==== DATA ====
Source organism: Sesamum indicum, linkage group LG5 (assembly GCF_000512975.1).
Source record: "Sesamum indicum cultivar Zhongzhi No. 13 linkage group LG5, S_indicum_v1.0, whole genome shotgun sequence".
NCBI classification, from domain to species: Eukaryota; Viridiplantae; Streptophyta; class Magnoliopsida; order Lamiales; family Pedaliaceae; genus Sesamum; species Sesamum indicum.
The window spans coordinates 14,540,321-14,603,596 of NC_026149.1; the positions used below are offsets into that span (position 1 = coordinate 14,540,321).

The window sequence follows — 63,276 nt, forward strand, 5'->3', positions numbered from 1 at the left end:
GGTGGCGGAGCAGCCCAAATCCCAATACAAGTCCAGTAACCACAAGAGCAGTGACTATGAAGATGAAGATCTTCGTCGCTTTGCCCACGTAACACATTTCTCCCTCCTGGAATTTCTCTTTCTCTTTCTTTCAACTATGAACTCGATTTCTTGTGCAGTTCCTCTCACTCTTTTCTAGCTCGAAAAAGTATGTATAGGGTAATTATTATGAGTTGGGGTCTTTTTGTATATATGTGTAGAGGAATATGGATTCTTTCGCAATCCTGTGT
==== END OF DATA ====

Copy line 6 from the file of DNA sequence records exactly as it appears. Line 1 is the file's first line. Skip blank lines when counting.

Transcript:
GGTGGCGGAGCAGCCCAAATCCCAATACAAGTCCAGTAACCACAAGAGCAGTGACTATGAAGATGAAGATCTTCGTCGCTTTGCCCACGTAACACATTTCTCCCTCCTGGAATTTCTCTTTCTCTTTCTTTCAACTATGAACTCGATTTCTTGTGCAGTTCCTCTCACTCTTTTCTAGCTCGAAAAAGTATGTATAGGGTAATTATTATGAGTTGGGGTCTTTTTGTATATATGTGTAGAGGAATATGGATTCTTTCGCAATCCTGTGT